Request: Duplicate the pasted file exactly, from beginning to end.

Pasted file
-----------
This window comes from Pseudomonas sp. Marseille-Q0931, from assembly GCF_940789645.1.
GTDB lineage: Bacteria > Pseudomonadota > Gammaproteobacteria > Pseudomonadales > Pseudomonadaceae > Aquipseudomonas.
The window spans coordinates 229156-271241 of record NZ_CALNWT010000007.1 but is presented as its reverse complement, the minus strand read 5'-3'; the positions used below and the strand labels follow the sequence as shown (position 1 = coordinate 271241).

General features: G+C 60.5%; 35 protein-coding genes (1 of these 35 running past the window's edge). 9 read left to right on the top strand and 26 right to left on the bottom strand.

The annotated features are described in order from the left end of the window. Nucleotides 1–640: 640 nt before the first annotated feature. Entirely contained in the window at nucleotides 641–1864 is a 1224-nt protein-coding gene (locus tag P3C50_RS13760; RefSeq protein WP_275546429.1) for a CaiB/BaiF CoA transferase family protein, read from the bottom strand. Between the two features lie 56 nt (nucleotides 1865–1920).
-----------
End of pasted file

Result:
This window comes from Pseudomonas sp. Marseille-Q0931, from assembly GCF_940789645.1.
GTDB lineage: Bacteria > Pseudomonadota > Gammaproteobacteria > Pseudomonadales > Pseudomonadaceae > Aquipseudomonas.
The window spans coordinates 229156-271241 of record NZ_CALNWT010000007.1 but is presented as its reverse complement, the minus strand read 5'-3'; the positions used below and the strand labels follow the sequence as shown (position 1 = coordinate 271241).

General features: G+C 60.5%; 35 protein-coding genes (1 of these 35 running past the window's edge). 9 read left to right on the top strand and 26 right to left on the bottom strand.

The annotated features are described in order from the left end of the window. Nucleotides 1–640: 640 nt before the first annotated feature. Entirely contained in the window at nucleotides 641–1864 is a 1224-nt protein-coding gene (locus tag P3C50_RS13760; RefSeq protein WP_275546429.1) for a CaiB/BaiF CoA transferase family protein, read from the bottom strand. Between the two features lie 56 nt (nucleotides 1865–1920).